Experiment with unusual combinations of different ingredients with chocolate and savour the amazing results.
When I was in the third year of secondary school I developed a dangerous addiction to a snack called Flipz. These utterly delicious treats were pretzels covered in white or dark chocolate and it was through them that I first discovered the wonder of salty chocolate.
To my dismay, these days no one seems to remember Flipz, and the fact that they seem to have disappeared into the ether (in this country at least) tells me that I was probably one of only a few Flipz addicts.
The impact of that delightful, tastebud-prickling combination of chocolate and salt left a deep imprint on my memory however, and so it is with great joy that I’ve seen more and more ‘openly’ salty chocolate hit the shelves of late.
I say openly because while it’s no secret that salt has been combined with chocolate successfully for years in chocolate bars such as Snickers and the swoony Reese’s cups, it is only in recent times that we’ve really started to embrace such supposed culinary quirkiness. Witness this delicious savoury baklava or this cheesy bread and butter pudding.
Where once chocolate laced with sea salt might have been viewed as bizarre if not downright disgusting, the fact that these days you can find bars like Lindt’s A Touch of Sea Salt on sale widely indicates that our tastes are changing.
The Heston effect
I believe we have Heston Blumenthal to thank, in part, for our newfound gutsiness when it comes to food. He has done more to challenge the way we perceive food than any other contemporary chef to my mind. His endless creativity as seen in his recent Feasts series is awe-inspiring.
And I don’t know about you, but I always feel so excited by his unusual combinations of ingredients. Chocolate caviar anyone?
Another chef worth noting for his blurring of food boundaries is Paul A.Young. If you haven’t come across this master chocolatier’s book Adventures with Chocolate, be advised, for it is like a dictionary of food porn. For a taste of what I mean, have a go at his naughty little port and stilton chocolate truffles.
Savoury chocolate in history
We have to look a bit further back than Heston and Paul to find the first marriage of chocolate with a savoury ingredient, though.
Around 1500 years ago in Central America the Mayans were brewing a spicy, bittersweet drink made from combining the roasted and pounded seeds of the cacao tree with maize and capsicum (chilli) peppers.
Like the Mayans, the Aztecs of Central Mexico also enjoyed making a beverage out of fermented cacao beans and spices. They called this drink ‘xocalatl’, which is where the word chocolate originates.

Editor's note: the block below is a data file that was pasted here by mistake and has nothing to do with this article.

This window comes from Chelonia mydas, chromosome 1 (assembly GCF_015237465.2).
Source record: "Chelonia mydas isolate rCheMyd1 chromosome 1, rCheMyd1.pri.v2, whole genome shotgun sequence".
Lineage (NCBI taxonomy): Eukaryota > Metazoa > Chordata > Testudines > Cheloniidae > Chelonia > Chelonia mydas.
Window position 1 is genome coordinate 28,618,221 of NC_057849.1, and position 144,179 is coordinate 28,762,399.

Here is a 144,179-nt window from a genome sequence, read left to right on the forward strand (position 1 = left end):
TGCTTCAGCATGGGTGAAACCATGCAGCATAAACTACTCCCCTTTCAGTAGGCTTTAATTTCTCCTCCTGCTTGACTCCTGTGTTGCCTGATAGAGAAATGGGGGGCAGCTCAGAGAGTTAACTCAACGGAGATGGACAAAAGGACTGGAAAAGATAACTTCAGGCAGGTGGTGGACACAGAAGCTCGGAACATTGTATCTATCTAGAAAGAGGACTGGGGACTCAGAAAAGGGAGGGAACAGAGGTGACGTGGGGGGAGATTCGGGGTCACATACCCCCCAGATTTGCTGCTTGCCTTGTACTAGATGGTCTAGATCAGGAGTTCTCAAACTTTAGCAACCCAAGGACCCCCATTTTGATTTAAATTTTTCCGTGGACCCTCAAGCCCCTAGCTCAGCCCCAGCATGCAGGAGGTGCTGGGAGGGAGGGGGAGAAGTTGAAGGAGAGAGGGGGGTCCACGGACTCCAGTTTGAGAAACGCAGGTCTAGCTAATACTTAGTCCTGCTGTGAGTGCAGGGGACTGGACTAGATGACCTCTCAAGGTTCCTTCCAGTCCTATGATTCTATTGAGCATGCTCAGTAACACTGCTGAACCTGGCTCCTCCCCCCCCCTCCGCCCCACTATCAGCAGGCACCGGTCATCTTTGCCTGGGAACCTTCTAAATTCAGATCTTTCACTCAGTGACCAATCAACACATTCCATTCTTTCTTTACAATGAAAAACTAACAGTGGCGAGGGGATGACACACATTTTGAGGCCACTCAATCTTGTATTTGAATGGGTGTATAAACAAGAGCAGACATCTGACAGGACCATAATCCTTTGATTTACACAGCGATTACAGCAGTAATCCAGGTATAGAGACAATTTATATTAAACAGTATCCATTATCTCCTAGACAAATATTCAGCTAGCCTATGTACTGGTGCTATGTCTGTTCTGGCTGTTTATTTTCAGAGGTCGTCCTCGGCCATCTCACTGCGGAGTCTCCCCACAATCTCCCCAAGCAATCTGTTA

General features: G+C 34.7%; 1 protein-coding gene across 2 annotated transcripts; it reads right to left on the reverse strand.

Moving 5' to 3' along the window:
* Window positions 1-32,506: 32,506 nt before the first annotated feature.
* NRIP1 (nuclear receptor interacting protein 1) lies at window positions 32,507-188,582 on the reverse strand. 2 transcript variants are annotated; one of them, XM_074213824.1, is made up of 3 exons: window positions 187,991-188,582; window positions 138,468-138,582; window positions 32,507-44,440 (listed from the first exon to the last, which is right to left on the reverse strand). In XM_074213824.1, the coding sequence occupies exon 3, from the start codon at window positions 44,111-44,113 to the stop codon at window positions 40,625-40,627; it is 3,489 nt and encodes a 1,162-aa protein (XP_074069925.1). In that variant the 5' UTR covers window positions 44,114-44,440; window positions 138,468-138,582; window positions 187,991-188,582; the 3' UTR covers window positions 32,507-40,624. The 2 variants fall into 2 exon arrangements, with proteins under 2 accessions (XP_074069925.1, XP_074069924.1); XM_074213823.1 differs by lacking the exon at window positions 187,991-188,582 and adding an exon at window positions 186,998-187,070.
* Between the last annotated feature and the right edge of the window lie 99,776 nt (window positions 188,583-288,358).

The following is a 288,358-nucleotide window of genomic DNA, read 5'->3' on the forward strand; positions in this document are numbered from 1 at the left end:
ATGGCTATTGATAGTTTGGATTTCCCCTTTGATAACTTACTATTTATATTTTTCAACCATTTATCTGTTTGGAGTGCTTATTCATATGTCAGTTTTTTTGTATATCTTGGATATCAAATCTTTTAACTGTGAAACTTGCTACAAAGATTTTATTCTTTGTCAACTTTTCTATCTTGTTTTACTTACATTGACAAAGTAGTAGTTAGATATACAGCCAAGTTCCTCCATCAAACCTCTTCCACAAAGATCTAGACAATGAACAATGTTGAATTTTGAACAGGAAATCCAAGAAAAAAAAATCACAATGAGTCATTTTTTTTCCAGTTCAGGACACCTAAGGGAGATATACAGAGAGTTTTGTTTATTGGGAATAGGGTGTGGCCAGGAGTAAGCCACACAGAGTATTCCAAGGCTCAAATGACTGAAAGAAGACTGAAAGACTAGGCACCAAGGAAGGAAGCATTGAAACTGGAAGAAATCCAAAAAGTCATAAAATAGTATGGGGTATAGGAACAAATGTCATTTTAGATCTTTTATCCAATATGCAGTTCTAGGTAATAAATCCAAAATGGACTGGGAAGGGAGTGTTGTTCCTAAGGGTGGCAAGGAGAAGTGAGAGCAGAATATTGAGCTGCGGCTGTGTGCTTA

Perhaps xocalatl was the inspiration for the chilli-chocolate sauce mole, (pronounced mo-lay), popular today in Mexico. Or, to be precise, mole poblano, for there are lots of other moles which do not contain chocolate.
This sumptuous sauce is used in many meat and vegetable-based dishes including enchiladas, and is served over turkey at special occasions such as weddings and Christmas. While it is traditionally used to accompany meat, vegetarians will find mole poblano goes just as nicely with beans.
Savoury chocolate abroad
Elsewhere in the world you can find the French serving venison topped with a chocolate and red wine sauce; in Spain chocolate sauces are used in calf’s tongue and lobster dishes, while in Italy it appears in pasta, wild boar recipes and rabbit stew. For a tasty, more traditional stew, check out Tom Aikens’ version.
Perhaps my favourite unusual use for chocolate comes in the recipe for mpanatigghi. A speciality of the town of Modica in Sicily, mpanatigghi are little half-moon shaped biscuits stuffed with a mixture of minced beef, melted chocolate, chopped almonds, sugar, eggs and cloves.
While I wouldn’t try this myself as I don’t eat meat, I would love to hear from anyone who has!
Closer to home, (and less bizarrely), I recently gave chocolate and beetroot cake a go. I had wanted to try this combination out for a while and was intrigued to find that as well as bringing added sweetness, the beetroot works a treat at keeping the cake moist. Find the recipe on my blog.
What do you think?
Have you got a favourite, unusual way with chocolate? Or another sweet and savoury pairing that’s a perfect match? Let us know in the comments box below!
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